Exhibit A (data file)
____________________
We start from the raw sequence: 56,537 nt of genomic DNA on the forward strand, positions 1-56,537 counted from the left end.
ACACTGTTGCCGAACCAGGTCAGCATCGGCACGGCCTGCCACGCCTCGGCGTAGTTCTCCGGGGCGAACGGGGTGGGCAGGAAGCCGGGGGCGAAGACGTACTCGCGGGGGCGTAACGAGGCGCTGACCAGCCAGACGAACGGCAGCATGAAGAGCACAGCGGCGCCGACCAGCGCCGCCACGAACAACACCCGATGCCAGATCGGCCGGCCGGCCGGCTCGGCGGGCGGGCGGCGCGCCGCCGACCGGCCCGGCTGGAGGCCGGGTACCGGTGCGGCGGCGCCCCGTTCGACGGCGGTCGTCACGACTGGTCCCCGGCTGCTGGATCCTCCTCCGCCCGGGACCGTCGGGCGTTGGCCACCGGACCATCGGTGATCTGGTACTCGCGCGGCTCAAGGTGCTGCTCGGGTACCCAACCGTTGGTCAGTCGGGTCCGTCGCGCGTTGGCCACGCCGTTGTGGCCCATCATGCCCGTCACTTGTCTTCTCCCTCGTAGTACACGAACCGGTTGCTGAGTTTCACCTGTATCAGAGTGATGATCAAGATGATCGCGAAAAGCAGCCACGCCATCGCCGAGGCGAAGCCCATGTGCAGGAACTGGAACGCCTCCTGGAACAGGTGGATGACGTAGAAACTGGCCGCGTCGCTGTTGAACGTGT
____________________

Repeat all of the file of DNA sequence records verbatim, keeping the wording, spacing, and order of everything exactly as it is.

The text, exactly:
We start from the raw sequence: 56,537 nt of genomic DNA on the forward strand, positions 1-56,537 counted from the left end.
ACACTGTTGCCGAACCAGGTCAGCATCGGCACGGCCTGCCACGCCTCGGCGTAGTTCTCCGGGGCGAACGGGGTGGGCAGGAAGCCGGGGGCGAAGACGTACTCGCGGGGGCGTAACGAGGCGCTGACCAGCCAGACGAACGGCAGCATGAAGAGCACAGCGGCGCCGACCAGCGCCGCCACGAACAACACCCGATGCCAGATCGGCCGGCCGGCCGGCTCGGCGGGCGGGCGGCGCGCCGCCGACCGGCCCGGCTGGAGGCCGGGTACCGGTGCGGCGGCGCCCCGTTCGACGGCGGTCGTCACGACTGGTCCCCGGCTGCTGGATCCTCCTCCGCCCGGGACCGTCGGGCGTTGGCCACCGGACCATCGGTGATCTGGTACTCGCGCGGCTCAAGGTGCTGCTCGGGTACCCAACCGTTGGTCAGTCGGGTCCGTCGCGCGTTGGCCACGCCGTTGTGGCCCATCATGCCCGTCACTTGTCTTCTCCCTCGTAGTACACGAACCGGTTGCTGAGTTTCACCTGTATCAGAGTGATGATCAAGATGATCGCGAAAAGCAGCCACGCCATCGCCGAGGCGAAGCCCATGTGCAGGAACTGGAACGCCTCCTGGAACAGGTGGATGACGTAGAAACTGGCCGCGTCGCTGTTGAACGTGT